Despite Les Ambassadeurs redeeming itself by dessert, I was still apprehensive about another expensive meal in another traditional (ie. non-vegetarian-friendly) restaurant in the meat-centric France. Like for Les Ambassadeurs, we had told the staff I was vegetarian weeks in advance. My angst was heightened by the name ‘Swordfish’ implying a focus on seafood. With all this in mind, you can understand it when I say that I had never been so happy to be given a vegetarian menu.
The Ritz (in which L’Espadon is located) is beautiful. The decorations are so lavish that we saw ourselves walking around taking snapshots in amazement both before and after the meal.
|These beautiful flower arrangements were throughout the hotel.|
To start we were given rounds of parmesan bread. These had an interesting texture, crumbly but almost powdery. The flavour was lovely. These went with a fresh and flavoursome basil and tomato paste.
The waiters were all standing at attention, constantly scanning the room to be at our sides the moment we asked each other “shall we ask them to take a photo?” or commented “is there anymore butter on your side?” All were men in sharp suits.
Soon we were tasting toasts topped with strong-tasting feta and chives. The toasts were crunchy and oiled. They showed strong but simple flavours.
The next dish was a natural Greek-style yoghurt with peas, uncooked red capsicum and a mint puree around the edge. It had cucumber and fennel at the bottom along with dill. It was refreshing, like a modern and sophisticated tzartziki.
We didn’t order matching wine but selected a bottle of Medoc, Chateau Castera, 2004, Cru Bourgeois. It was a blend with 65% merlot, 25% cabernet sauvignon, 5% cabernet France and 5% petit verdot. It smelt like honey and dust and after the first taste, I had to ask for it to be decanted (not because it was an old wine) but because it needed oxygen. Even after having been open for half an hour, it was still a big wine with strong tannins. It held up to the food, but would probably be better to drink in several years.
The next course was a ‘coeur de boeuf’ tomato. It was one massive tomato, hollowed then filled with a spicy tomato salsa and topped with salad. The dots providing colourful decoration were of honey mustard, basil and a thick balsamic.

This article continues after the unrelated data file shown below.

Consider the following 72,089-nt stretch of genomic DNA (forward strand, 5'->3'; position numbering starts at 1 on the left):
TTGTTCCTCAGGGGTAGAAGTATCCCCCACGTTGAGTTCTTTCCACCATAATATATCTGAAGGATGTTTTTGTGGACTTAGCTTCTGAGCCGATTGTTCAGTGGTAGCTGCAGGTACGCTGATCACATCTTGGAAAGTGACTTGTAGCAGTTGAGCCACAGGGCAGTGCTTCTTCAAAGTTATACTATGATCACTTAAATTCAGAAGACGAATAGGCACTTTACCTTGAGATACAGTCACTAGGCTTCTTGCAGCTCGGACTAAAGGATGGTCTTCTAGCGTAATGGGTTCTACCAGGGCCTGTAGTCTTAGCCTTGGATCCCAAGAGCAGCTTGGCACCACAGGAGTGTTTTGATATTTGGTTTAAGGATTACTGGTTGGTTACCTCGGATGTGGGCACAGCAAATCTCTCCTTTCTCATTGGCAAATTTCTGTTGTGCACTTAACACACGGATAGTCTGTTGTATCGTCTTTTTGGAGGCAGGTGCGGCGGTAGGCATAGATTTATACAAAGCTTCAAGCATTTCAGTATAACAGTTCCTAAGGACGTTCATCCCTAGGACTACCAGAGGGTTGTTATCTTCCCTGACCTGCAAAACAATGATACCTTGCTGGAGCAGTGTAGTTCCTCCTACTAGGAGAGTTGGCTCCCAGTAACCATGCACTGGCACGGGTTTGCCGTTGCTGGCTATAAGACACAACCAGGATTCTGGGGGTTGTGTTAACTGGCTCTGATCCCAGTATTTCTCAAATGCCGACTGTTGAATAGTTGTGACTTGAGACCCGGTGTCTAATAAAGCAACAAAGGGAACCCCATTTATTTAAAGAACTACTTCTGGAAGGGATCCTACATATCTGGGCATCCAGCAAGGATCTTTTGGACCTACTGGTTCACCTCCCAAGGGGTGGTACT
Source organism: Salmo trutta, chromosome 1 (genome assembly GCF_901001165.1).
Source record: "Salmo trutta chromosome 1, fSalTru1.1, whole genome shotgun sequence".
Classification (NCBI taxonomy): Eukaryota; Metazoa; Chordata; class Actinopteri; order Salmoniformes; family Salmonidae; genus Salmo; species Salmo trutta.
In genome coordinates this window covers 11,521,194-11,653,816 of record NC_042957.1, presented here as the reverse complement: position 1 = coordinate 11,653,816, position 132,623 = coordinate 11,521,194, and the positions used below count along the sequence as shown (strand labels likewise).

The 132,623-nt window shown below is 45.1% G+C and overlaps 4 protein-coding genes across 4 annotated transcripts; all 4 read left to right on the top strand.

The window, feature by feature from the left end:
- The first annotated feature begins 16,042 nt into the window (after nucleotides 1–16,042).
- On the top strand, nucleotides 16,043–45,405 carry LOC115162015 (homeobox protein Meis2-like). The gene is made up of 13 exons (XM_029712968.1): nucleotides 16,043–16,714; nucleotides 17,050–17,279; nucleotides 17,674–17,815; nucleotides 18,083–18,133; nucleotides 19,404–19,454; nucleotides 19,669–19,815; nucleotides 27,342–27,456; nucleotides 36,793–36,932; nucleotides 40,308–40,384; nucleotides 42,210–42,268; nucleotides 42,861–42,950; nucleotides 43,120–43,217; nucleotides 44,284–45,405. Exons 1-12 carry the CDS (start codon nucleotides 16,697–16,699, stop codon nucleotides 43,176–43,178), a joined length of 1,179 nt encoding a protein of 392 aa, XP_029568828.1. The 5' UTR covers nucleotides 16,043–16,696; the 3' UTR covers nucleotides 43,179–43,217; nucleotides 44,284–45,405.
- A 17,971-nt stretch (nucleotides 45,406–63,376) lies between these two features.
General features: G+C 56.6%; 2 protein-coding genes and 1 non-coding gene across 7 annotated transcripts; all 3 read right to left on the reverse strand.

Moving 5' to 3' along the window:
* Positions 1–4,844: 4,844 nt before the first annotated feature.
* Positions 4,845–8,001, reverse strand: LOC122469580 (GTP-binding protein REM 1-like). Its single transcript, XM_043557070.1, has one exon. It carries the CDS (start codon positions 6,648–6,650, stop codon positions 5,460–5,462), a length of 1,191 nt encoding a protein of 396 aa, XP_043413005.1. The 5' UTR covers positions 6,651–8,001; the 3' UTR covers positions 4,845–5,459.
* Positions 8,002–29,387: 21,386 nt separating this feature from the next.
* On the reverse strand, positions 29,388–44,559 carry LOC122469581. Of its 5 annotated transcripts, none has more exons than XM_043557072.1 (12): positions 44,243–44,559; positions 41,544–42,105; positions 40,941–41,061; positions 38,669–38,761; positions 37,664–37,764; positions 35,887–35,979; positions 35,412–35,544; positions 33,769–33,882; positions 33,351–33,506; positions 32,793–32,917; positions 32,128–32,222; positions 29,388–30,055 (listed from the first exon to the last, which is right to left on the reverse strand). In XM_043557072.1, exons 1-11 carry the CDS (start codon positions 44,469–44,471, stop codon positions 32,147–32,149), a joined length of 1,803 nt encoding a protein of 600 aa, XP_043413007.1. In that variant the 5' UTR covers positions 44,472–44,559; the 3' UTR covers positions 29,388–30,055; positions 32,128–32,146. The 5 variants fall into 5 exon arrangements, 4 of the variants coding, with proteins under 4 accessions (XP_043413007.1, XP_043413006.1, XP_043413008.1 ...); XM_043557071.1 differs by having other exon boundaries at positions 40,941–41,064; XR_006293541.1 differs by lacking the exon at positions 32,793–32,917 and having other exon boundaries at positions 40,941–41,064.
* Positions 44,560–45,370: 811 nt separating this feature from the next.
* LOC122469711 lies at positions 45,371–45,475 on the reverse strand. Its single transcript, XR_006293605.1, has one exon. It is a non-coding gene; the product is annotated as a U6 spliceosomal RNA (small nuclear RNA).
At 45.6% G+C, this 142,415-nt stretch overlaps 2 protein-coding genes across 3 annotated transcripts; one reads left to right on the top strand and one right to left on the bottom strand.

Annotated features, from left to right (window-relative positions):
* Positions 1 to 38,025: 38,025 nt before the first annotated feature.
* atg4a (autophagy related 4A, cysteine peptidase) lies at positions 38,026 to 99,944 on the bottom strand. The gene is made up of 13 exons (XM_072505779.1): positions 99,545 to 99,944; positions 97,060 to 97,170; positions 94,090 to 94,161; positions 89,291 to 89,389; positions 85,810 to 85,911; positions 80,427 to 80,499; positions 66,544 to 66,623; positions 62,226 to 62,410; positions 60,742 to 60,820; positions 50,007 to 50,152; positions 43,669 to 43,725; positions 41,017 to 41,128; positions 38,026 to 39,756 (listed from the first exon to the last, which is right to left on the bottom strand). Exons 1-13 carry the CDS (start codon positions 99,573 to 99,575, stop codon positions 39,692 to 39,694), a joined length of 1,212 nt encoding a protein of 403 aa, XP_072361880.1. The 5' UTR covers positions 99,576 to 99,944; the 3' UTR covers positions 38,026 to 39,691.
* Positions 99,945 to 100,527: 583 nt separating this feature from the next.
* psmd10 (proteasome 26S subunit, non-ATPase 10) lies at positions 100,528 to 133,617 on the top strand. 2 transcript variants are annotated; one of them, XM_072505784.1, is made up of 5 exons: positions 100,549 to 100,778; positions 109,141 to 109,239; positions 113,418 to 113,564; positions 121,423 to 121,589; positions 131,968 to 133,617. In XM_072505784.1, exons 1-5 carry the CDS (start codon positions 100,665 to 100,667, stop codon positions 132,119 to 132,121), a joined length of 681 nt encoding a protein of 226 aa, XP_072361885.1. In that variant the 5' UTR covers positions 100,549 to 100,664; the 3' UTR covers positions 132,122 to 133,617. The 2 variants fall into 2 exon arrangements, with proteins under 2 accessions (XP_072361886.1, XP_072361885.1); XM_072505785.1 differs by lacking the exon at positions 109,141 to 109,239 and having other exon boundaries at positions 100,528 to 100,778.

The next course was also tomato based, a crisp shell encassing a semi-dried tomato and cheese. The crust was thin but the texture was still dense. A dehydrated tomato sat on top.
Two tomato entrees, yet each dish was different and together they included tomatoes in all their forms: chopped like a salsa, raw and almost whole, dehydrated, cooked, semi-dried. They were very creative and well executed.
As we ate, I enjoyed the sounds of the silverware against the fine bone china plates. The venue really is at the height of luxury.
My main course was an artichoke gnocchi. The others had this as their first course and really enjoyed it. It was very pretty with roasted tomato foam (just when I thought the fruit could not be done in any other way) which was surprisingly sweet. Added to the flavours was a green sauce of basil and fetta, crispy salted sage that seemed to have been dehydrated rather than fried. Semi-dried tomatoes with fresh sage leaves were rolled up and used to garnish. Underneath these was a paste that looked like quince but that I could not figure out.
“It’s eggplant with a little bit of zucchini,” explained the waiter. It was so sweet I had assumed it was a fruit.
The actual gnocchi was flavoured with parmesan. It was firm with a stodgy potato mash inside. This enclosed finely diced artichokes which had been cooked in their own juices then reduced so they formed a thick, gluggy sauce.
Each component was a work of art in itself. Eating it as a whole, you would lose the subtlety of each part, and for this I really enjoyed trying each little bit separately, before bringing them together in one indulgent mouthful. I felt the others lost the mastery of this dish for not doing so.
Desserts were raved about with my mum declaring hers to be the best dish she had had throughout our entire holiday. It was moist, stewed cherries with toffee and lemon sorbet. The textures were delectable with the soft, moist cherries, cold sorbet and hard brittle of the toffee.
I enjoyed the chocolate and Bailey’s dessert. The Bailey’s ice-cream, perhaps unsurprisingly, really tasted like Bailey’s with a creamy flavour but without being too rich or creamy in texture. To the side was a chocolate tower like a fine ice-cream cone filled with a light, foamy coffee mousse. A moist chocolate liqueur cake sat like a molten cake with a base of crushed nuts.
This is delicious! I thought in a daze whilst sucking the chocolate off my silver fork. It was amazing. A lot of work had gone into each little bit: the crunch of the chocolate tower, the soft moist cake, the fluffy mousse, the cold melting ice-cream, coffee, chocolate and nuts.
To top it off, this meal was celebrating my birthday. With a congratulations, the waiters presented me with a candle-clad-birthday cake. It was a hazelnut sponge with stewed, cold, moist strawberries. A fresh, sweet strawberry sat on top. Happy birthday to me.
The meal did not end there. Next arrived a candelabra of petit fours, three uniquely flavoured choux pastries. One was with orange blossom, another with strawberry and one with chocolate. All contained cold creams despite the pastry being at room temperature. They were refreshing and flavoursome.
It was an amazing meal, up there as one of the best I had ever had. The food appeared classically French on the surface, but so much effort and creativity had gone into each fragment of each dish. Not only this, but the service and ambience were outstanding. It was such a memorable meal.
15 Place Vendôme
+33 (1) 4316 3080